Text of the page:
Premise: A disgraced Portland police officer gets assigned to lead a newly created “Special Crimes Unit.” Hard drinking, loudmouthed—he’s Gregory House meets CSI.
Protagonist: Rainn Wilson of The Office plays Everett Backstrom, who solves disturbing crimes while struggling to solve his own self-destructive behavior.
Behind the scenes: Based on the hit novels by Swedish author and criminologist Leif G. W. Persson and executive-produced by Hart Hanson (Bones, The Finder), Backstrom is set in Portland but filmed in Vancouver, Canada. (Is that how we know Portland has arrived: we're big enough for TV shows to set themselves here but film somewhere else?) We talk with Hanson below the trailer.
On the Town: How did you first become involved with Backstrom?
Hanson: The head of series development at the studio I work for, 20th Century Fox, sent me a photocopied translation of the Swedish book by Leif GW Persson entitled “He Who Kills the Dragon,” which featured Evert Backstrom. Thorn wanted to know if I thought there was a TV series in the book. I think it was on about page 20 I called him back and said, “Yes, there’s a great series in here.”
Do you want the series to be a direct adaptation of the books? Or will you be using the books as more of a jumping off point?
The books provide the main character and a kind of universe for the series. Of course we go through 22 plots a year so it’s tough to get story from the novels—besides which they are novel stories, not hour-long episodic stories. Most of the secondary characters are combinations of the great cast of characters Persson provides in his books.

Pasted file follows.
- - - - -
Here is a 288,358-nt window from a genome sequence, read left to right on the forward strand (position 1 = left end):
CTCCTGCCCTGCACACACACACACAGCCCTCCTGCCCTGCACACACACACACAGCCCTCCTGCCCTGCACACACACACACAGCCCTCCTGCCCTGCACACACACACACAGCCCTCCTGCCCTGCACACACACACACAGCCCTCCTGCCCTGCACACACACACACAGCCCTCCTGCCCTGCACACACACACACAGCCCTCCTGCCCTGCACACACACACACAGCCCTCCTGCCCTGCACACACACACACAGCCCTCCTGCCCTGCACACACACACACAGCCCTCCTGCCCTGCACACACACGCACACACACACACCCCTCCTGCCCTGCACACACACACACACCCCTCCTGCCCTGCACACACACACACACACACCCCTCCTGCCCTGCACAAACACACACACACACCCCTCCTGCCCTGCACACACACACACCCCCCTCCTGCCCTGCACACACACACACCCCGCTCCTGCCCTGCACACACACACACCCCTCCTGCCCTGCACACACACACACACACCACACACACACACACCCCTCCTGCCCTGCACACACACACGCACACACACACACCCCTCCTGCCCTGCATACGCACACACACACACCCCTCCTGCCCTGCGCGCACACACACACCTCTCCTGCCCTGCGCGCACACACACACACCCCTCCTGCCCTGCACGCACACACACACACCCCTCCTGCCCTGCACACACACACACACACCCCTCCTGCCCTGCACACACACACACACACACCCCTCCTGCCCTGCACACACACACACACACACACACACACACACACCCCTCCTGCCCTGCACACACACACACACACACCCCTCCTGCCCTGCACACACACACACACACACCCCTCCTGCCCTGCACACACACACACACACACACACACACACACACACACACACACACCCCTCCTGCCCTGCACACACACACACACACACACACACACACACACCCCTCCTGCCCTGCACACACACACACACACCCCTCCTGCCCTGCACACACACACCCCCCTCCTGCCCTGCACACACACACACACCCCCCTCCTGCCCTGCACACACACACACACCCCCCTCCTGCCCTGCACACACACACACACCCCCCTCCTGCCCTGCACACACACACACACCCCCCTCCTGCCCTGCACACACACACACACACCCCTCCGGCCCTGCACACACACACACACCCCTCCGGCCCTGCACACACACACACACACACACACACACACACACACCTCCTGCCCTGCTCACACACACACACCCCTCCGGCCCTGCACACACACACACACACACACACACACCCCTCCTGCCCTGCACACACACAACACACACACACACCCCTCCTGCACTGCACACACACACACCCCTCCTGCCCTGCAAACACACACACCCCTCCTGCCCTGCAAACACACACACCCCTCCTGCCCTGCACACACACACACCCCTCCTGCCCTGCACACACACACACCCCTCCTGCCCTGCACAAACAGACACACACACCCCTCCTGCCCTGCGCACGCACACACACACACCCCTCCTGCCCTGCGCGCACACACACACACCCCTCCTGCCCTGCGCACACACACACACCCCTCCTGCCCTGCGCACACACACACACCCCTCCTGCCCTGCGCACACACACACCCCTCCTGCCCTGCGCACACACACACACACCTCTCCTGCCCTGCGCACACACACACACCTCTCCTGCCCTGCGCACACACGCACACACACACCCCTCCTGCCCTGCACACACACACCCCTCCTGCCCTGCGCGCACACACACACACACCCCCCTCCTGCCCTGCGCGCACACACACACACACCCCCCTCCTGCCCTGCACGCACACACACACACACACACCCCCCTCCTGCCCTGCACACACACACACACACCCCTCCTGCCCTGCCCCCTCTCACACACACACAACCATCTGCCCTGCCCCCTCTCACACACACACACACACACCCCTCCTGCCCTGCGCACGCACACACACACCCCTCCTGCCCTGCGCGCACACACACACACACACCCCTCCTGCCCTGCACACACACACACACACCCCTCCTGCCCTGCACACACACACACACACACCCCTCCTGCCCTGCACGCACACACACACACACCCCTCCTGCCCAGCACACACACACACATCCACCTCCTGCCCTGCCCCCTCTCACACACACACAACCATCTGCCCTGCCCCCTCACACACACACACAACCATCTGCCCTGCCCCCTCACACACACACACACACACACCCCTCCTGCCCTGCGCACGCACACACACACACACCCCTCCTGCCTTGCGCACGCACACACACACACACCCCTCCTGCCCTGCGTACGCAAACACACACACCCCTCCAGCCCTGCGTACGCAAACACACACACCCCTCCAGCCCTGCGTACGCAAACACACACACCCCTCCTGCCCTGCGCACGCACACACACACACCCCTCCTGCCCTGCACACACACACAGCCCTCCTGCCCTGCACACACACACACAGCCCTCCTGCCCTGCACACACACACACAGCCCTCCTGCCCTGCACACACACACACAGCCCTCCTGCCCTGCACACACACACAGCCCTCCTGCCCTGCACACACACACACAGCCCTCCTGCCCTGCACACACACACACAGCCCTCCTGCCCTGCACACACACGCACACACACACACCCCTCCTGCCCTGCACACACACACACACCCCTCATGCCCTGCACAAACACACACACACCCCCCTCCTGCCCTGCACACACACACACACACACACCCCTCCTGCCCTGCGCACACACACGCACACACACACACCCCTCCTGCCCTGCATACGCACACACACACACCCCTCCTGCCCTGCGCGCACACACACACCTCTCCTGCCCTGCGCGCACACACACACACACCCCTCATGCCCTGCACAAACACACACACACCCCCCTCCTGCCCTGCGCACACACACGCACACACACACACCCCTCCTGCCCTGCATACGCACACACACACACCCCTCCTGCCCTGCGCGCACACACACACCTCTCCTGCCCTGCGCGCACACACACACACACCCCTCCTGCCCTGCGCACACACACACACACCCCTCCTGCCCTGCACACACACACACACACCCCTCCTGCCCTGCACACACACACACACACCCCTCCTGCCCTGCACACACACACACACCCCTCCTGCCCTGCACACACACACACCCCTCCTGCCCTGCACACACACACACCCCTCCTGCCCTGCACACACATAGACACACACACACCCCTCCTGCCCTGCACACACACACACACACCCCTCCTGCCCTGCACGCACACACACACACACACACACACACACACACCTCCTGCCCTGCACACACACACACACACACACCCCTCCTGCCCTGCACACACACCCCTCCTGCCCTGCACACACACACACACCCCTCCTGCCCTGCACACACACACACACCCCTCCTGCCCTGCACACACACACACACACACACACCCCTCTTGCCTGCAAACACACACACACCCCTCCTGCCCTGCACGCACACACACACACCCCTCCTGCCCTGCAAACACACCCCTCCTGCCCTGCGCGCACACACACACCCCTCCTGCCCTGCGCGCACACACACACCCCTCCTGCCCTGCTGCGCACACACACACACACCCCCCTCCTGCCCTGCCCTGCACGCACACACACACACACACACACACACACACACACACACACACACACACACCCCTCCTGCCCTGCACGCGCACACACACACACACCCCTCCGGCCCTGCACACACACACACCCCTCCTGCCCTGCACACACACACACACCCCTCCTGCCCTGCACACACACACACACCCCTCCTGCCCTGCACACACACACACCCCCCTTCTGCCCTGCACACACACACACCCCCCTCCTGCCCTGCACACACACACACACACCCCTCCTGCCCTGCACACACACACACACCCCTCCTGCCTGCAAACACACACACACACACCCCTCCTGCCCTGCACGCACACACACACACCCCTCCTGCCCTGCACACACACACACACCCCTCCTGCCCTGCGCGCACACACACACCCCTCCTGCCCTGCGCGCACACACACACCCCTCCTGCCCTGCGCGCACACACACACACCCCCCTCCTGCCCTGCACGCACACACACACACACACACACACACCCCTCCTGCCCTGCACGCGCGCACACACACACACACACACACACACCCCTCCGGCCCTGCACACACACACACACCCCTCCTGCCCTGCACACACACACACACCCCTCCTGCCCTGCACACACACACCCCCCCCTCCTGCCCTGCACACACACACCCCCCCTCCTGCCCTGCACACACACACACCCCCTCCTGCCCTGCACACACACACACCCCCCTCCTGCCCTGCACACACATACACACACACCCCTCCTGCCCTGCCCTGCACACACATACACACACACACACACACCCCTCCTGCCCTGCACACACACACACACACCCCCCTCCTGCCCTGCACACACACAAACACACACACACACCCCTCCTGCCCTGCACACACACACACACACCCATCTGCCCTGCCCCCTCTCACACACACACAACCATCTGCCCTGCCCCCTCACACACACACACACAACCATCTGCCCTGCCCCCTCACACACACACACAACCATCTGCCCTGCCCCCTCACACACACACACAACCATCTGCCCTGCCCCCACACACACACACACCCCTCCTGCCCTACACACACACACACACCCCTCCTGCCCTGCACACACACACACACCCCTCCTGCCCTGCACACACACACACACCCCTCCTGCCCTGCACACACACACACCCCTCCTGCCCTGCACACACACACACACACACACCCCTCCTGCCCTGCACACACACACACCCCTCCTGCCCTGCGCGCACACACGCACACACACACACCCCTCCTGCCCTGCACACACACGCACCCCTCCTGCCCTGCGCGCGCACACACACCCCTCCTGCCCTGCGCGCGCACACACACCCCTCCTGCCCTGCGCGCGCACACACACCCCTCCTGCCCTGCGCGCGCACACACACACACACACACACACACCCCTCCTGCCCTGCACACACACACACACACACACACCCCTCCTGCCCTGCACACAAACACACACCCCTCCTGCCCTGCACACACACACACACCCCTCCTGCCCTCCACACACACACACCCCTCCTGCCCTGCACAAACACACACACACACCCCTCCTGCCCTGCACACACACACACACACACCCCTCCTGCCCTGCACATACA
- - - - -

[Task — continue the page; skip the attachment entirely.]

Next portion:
What drew you, aesthetically or creatively, to set the series in Portland?
Tone is very, very important to all series. Portland provides everything I need. The size of the city is right. The preoccupations of Portland—art, style, coffee, education, environmental awareness—are all good for Backstrom. And weather. Lots of weather. And when someone said to me, “Portland is the most politically correct city in the country,” I figured that would be the ideal location for the most politically incorrect man in the world to work.
And yet you’re not filming in Portland!
We would have loved to shoot the series in Portland. Our star, Rainn Wilson, is a Seattle boy and his wife, the writer Holiday Reinhorn, is from Portland. The studio looked into Portland, and the fact is that the incentives to shoot in Vancouver were simply too big to ignore. I have the distinction of having three cities annoyed with me: Portland, because we’re set in Portland but shooting in Vancouver. LA, because they are losing production to other cities. And Vancouver because they’d love to play themselves in a series for once instead of pretending to be somewhere else.
Intruders: BBC AMerica, August 23
Premise: A secret society bent on finding the key to immortality use a most nefarious means in this paranormal series.
Protagonist: Former LA cop Jack Whelan, played by British star John Simm (Life on Mars, Doctor Who), unravels the conspiracy starting with his vanishing wife, played by Oscar winner Mira Sorvino (Mighty Aphrodite, Romy & Michele’s High School Reunion).
Behind the Scenes: Based on the novel by UK mystery writer Michael Marshall Smith, the series was written by Glen Morgan (The X-Files, Millennium) and shot in Vancouver, with settings all over the Pacific Northwest.
The Portland Connection: A missing girl disappears from her Cannon Beach home only to turn up at the Portland airport.